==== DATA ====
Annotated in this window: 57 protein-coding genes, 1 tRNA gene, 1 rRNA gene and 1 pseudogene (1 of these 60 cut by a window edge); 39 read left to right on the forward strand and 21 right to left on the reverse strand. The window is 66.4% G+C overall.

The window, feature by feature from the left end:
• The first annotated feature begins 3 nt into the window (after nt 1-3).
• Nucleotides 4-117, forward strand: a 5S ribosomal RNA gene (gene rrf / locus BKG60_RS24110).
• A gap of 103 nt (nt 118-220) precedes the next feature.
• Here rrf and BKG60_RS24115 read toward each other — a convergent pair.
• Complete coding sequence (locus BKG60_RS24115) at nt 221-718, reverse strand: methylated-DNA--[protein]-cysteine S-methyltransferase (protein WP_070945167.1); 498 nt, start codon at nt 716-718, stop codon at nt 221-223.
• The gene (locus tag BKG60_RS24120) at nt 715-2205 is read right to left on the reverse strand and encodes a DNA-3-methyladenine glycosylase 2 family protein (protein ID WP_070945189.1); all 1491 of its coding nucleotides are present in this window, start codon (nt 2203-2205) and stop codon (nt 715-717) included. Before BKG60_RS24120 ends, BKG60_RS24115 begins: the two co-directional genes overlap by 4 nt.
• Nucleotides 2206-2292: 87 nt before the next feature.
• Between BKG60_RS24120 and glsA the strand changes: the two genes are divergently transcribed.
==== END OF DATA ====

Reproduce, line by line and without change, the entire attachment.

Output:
Annotated in this window: 57 protein-coding genes, 1 tRNA gene, 1 rRNA gene and 1 pseudogene (1 of these 60 cut by a window edge); 39 read left to right on the forward strand and 21 right to left on the reverse strand. The window is 66.4% G+C overall.

The window, feature by feature from the left end:
• The first annotated feature begins 3 nt into the window (after nt 1-3).
• Nucleotides 4-117, forward strand: a 5S ribosomal RNA gene (gene rrf / locus BKG60_RS24110).
• A gap of 103 nt (nt 118-220) precedes the next feature.
• Here rrf and BKG60_RS24115 read toward each other — a convergent pair.
• Complete coding sequence (locus BKG60_RS24115) at nt 221-718, reverse strand: methylated-DNA--[protein]-cysteine S-methyltransferase (protein WP_070945167.1); 498 nt, start codon at nt 716-718, stop codon at nt 221-223.
• The gene (locus tag BKG60_RS24120) at nt 715-2205 is read right to left on the reverse strand and encodes a DNA-3-methyladenine glycosylase 2 family protein (protein ID WP_070945189.1); all 1491 of its coding nucleotides are present in this window, start codon (nt 2203-2205) and stop codon (nt 715-717) included. Before BKG60_RS24120 ends, BKG60_RS24115 begins: the two co-directional genes overlap by 4 nt.
• Nucleotides 2206-2292: 87 nt before the next feature.
• Between BKG60_RS24120 and glsA the strand changes: the two genes are divergently transcribed.